# How to characterize the convex hull/closure operator

From Wikipedia

Every subset $$A$$ of a vector space $$S$$ over the real numbers, or, more generally, some ordered field, is contained within a smallest convex set (called the convex hull of $$A$$), namely the intersection of all convex sets containing $$A$$. The convex-hull operator $$Conv()$$ has the characteristic properties of a hull operator:

• extensive $$S ⊆ Conv(S)$$,
• non-decreasing $$S ⊆ T$$ implies that $$Conv(S) ⊆ Conv(T)$$, and
• idempotent $$Conv(Conv(S)) = Conv(S)$$.

I was wondering what else properties of the convex hull/closure operator has, so that

• we can define a hull/closure operator with such properties to be a convex hull/closure operator, and
• we can define the class of all convex subsets for a given ground set, by for example claiming a subset is convex if and only if it equals its convex hull?

Thanks and regards!

• $Conv(T)=T$ for any affine subspace $T$, and $Conv(S\setminus T)= S$ unless $S=T$. – Olivier Bégassat Jan 2 '13 at 18:01
• @OlivierBégassat: Thanks! I was wondering if these two additional properties can define a closure operator to be a convex closure operator? References are also appreciated. – Tim Jan 2 '13 at 18:05
• Also, $$Conv(X)=\bigcup_{F\subset X,~F\text{ finite}}Conv(F)$$ – Olivier Bégassat Jan 2 '13 at 18:19
• @OlivierBégassat: Thanks! Did you come up with the three properties yourself? Do you know if they can characterize a convex closure operation? – Tim Jan 2 '13 at 18:24
• Fyi > in geometry 4 closure operators are widely considered: convex, affine, cone, and linear hulls (spans). – alancalvitti Jan 3 '13 at 3:33

There is a theorem in van de Vel's Theory of Convex Structures that may be of interest. First define a closure system. Suppose that $X$ is a set and $\mathcal{C}$ is a collection of subsets of $X$. Then $\langle X, \mathcal{C} \rangle$ is a closure system if and only if for all $\mathcal{A} \subseteq \mathcal{C}$ we have $\cap \mathcal{A} \in \mathcal{C}$. Sometimes people require $\varnothing \in \mathcal{C}$. I can't remember if van de Vel does. For $A \subseteq X$ define $$\mathsf{cl}(A) = \cap \{ C \in \mathcal{C} \colon A \subseteq C \} .$$ In any event the convex subsets of a real vector space satisfy these properties.

Theorem Suppose that $\langle X, \mathcal{C} \rangle$ is a closure system. Then the following statements are equivalent:

1. For all $A \subseteq X$ we have $\mathsf{cl}(A) = \cup \{ \mathsf{cl}(F) \colon F \text{ is a finite subset of } A \}$.
2. For all $\mathcal{D}$ which are collections of subsets of $X$ that are directed by inclusion (see below for a definition of directed by inclusion) we have $\mathsf{cl}(\cup \mathcal{D}) = \cup \{ \mathsf{cl}(D) \colon D \in \mathcal{D} \}$.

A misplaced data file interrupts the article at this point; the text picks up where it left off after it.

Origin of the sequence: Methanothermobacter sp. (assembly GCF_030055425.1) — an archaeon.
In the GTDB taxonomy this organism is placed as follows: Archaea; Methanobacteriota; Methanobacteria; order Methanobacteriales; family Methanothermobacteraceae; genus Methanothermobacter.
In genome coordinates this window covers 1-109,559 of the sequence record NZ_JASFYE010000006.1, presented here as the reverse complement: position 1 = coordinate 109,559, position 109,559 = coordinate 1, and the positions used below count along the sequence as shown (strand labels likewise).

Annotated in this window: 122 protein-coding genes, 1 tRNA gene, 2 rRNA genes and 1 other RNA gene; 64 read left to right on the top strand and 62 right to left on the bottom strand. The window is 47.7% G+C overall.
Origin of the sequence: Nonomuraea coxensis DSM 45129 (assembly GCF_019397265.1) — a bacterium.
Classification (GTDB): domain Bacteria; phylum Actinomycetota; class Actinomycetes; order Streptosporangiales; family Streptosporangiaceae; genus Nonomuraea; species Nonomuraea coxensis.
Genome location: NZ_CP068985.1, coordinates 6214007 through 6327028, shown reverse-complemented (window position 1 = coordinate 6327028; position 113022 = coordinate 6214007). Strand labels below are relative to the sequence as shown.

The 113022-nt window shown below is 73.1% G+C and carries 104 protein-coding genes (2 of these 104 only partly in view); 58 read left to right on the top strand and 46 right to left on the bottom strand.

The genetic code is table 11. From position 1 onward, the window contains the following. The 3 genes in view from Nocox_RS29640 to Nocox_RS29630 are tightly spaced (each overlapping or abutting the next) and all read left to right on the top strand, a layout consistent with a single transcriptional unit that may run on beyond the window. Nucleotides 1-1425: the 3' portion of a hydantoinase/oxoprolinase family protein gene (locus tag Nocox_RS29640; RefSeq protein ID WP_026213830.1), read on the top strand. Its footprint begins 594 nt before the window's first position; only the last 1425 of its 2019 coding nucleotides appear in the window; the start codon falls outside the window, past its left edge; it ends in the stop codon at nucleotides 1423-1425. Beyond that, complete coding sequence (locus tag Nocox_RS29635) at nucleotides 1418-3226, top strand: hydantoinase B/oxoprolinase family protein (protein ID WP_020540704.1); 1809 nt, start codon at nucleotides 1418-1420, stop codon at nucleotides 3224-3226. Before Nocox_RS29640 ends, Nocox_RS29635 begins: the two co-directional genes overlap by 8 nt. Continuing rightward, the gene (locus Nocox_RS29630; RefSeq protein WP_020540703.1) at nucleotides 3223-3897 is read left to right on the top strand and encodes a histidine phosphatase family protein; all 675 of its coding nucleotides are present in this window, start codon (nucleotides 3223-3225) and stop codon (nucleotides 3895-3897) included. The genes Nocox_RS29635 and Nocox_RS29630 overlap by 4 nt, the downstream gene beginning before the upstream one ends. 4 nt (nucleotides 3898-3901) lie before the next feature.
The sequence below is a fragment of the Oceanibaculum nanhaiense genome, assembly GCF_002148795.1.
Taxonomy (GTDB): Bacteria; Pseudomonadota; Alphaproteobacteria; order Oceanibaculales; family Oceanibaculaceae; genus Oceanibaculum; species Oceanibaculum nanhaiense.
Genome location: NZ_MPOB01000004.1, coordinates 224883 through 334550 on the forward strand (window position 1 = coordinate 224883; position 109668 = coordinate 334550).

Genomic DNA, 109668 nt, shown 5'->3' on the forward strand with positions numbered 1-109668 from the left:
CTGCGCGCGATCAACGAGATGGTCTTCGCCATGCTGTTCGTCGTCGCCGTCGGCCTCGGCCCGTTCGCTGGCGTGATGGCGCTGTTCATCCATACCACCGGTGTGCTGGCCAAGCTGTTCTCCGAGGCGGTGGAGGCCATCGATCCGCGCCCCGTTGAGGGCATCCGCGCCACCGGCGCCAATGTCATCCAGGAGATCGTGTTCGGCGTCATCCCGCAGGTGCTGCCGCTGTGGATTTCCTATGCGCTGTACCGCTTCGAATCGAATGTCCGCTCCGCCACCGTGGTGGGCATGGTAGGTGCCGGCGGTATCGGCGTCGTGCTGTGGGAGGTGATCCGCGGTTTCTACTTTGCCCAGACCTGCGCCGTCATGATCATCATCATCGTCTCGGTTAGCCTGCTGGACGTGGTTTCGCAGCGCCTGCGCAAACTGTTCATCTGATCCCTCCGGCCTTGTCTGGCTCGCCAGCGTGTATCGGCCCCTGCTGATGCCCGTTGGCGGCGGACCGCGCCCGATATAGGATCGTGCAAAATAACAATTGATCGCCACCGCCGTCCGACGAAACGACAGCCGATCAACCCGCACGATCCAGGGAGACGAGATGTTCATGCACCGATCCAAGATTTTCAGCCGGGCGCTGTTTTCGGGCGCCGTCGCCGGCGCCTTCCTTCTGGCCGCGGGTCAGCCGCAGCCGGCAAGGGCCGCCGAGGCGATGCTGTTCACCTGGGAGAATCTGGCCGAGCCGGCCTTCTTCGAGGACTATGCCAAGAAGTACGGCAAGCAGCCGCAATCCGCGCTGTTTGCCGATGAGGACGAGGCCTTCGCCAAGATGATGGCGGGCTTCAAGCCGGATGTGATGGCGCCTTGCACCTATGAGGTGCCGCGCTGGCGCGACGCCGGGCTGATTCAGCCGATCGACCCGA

3. For all $\mathcal{T}$ which are collections of subsets of $X$ that are totally ordered by inclusion (see below for a definition of totally ordered by inclusion) we have $\mathsf{cl}(\cup \mathcal{T}) = \cup \{ \mathsf{cl}(T) \colon T \in \mathcal{T} \}$.

A collection $\mathcal{D}$ of subsets is directed by inclusion if and only if for all $D_{0}, D_{1} \in \mathcal{D}$ there is a $D \in \mathcal{D}$ with $D_{0}, D_{1} \subseteq D$.

A collection of subsets is totally ordered by inclusion if and only if for all $T_{0}, T_{1} \in \mathcal{T}$ we have $T_{0} \subseteq T_{1}$ or $T_{1} \subseteq T_{0}$.

Edit

This is in response to Tim's comment.

Suppose that $X$ is a set and $\mathcal{F}$ is the collection of finite subsets of $X$. Suppose also that $f \colon \mathcal{F} \rightarrow \mathcal{P}(X)$ where $\mathcal{P}(X)$ is the collection of all subsets of $X$. For each $n \in \mathbb{N}$ define \begin{align} g_{n} \colon \mathcal{P}(X) &\rightarrow \mathcal{P}(X) \\ \text{for all $A \subseteq X$ by the assignment} \\ g_{0} \colon A &\mapsto A \\ g_{n} \colon A & \mapsto g_{n-1}(A) \cup (\cup \{ f(F) \colon F \subseteq g_{n-1}(A) \text{ is finite} \} ) \end{align}

Then $A \mapsto \cup \{ g_{n}(A) \colon n \in \mathbb{N} \}$ is a convex hull operator. The function $f$ generalizes the notion of the points between $x, y \in \mathbb{R}^{k}$. If you think of this construction in this manner then the $g_{n}$ functions just accumulate line segments.

• +1. Thanks! (1) In the theorem just for a closure system and its closure operator, and there is no convexity structure and convexity closure operator involved? What references is the theorem from? (2) When can a closure operator be a convexity closure operator (in abstract sense)? I guess we will need some properties from a convexity closure operator (in concrete sense, for a vector space over an ordered field)? – Tim Jan 3 '13 at 2:06
• The result is, more or less, theorem 1.3 in van de Vel's book. Click on this versionof the book The result is on page 5. – Jay Jan 3 '13 at 19:35
• In thm 1.3, he says that a closure operator is a convex closure operator iff it is domain finite. Is a closure operator being domain finite equivalent to $\operatorname{cl}(X) = \bigcup\left\{\operatorname{cl}(Y) : Y\subseteq X \text{ and } Y \text{ finite} \right\}$, i.e. finitary property in Wikipedia? So can we say that a closure operator is a convex closure operator iff it has the finitary property? – Tim Jan 7 '13 at 17:40
• (2) Wikipedia says "The convex hull in n-dimensional Euclidean space is another example of a finitary closure operator. It satisfies the anti-exchange property: If x is not contained in the union of A and {y}, but in its closure, then y is not contained in the closure of the union of A and {x}. Finitary closure operators with this property give rise to antimatroids." This is a concrete convexity structure, but for an abstract convexity, does its closure satisfy the anti-exchange property? (...) – Tim Jan 7 '13 at 17:43
• (...) Is a closure operator a convex closure operator iff it has both finatary and anti-exchange properties? – Tim Jan 7 '13 at 17:45